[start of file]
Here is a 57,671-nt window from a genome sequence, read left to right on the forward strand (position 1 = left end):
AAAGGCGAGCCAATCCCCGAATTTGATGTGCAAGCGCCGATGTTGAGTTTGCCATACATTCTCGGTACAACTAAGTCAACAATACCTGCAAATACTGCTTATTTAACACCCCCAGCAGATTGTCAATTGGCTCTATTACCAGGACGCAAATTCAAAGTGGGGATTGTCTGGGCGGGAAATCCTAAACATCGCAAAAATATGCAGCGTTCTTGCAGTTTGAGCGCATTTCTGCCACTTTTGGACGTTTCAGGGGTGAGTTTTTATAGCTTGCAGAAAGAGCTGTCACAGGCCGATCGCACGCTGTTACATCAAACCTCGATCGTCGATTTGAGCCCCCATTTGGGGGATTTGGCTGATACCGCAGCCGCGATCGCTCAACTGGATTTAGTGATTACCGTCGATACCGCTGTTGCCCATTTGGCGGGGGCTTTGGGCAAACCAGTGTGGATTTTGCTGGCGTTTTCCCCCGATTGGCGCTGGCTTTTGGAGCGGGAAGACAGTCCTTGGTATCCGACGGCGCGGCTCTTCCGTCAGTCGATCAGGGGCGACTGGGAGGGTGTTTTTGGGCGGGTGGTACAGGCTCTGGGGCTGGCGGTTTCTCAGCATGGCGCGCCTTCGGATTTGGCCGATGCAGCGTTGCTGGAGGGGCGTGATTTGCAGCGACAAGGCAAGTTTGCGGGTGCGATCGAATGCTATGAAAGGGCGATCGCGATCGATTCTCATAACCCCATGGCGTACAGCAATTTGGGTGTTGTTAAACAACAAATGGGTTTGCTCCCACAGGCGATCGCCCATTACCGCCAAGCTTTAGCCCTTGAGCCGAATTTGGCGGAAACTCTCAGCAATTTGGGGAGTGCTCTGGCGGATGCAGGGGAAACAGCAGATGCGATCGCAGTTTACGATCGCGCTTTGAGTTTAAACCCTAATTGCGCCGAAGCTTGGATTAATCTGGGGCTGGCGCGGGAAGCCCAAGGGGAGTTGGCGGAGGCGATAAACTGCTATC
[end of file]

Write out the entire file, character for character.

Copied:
Here is a 57,671-nt window from a genome sequence, read left to right on the forward strand (position 1 = left end):
AAAGGCGAGCCAATCCCCGAATTTGATGTGCAAGCGCCGATGTTGAGTTTGCCATACATTCTCGGTACAACTAAGTCAACAATACCTGCAAATACTGCTTATTTAACACCCCCAGCAGATTGTCAATTGGCTCTATTACCAGGACGCAAATTCAAAGTGGGGATTGTCTGGGCGGGAAATCCTAAACATCGCAAAAATATGCAGCGTTCTTGCAGTTTGAGCGCATTTCTGCCACTTTTGGACGTTTCAGGGGTGAGTTTTTATAGCTTGCAGAAAGAGCTGTCACAGGCCGATCGCACGCTGTTACATCAAACCTCGATCGTCGATTTGAGCCCCCATTTGGGGGATTTGGCTGATACCGCAGCCGCGATCGCTCAACTGGATTTAGTGATTACCGTCGATACCGCTGTTGCCCATTTGGCGGGGGCTTTGGGCAAACCAGTGTGGATTTTGCTGGCGTTTTCCCCCGATTGGCGCTGGCTTTTGGAGCGGGAAGACAGTCCTTGGTATCCGACGGCGCGGCTCTTCCGTCAGTCGATCAGGGGCGACTGGGAGGGTGTTTTTGGGCGGGTGGTACAGGCTCTGGGGCTGGCGGTTTCTCAGCATGGCGCGCCTTCGGATTTGGCCGATGCAGCGTTGCTGGAGGGGCGTGATTTGCAGCGACAAGGCAAGTTTGCGGGTGCGATCGAATGCTATGAAAGGGCGATCGCGATCGATTCTCATAACCCCATGGCGTACAGCAATTTGGGTGTTGTTAAACAACAAATGGGTTTGCTCCCACAGGCGATCGCCCATTACCGCCAAGCTTTAGCCCTTGAGCCGAATTTGGCGGAAACTCTCAGCAATTTGGGGAGTGCTCTGGCGGATGCAGGGGAAACAGCAGATGCGATCGCAGTTTACGATCGCGCTTTGAGTTTAAACCCTAATTGCGCCGAAGCTTGGATTAATCTGGGGCTGGCGCGGGAAGCCCAAGGGGAGTTGGCGGAGGCGATAAACTGCTATC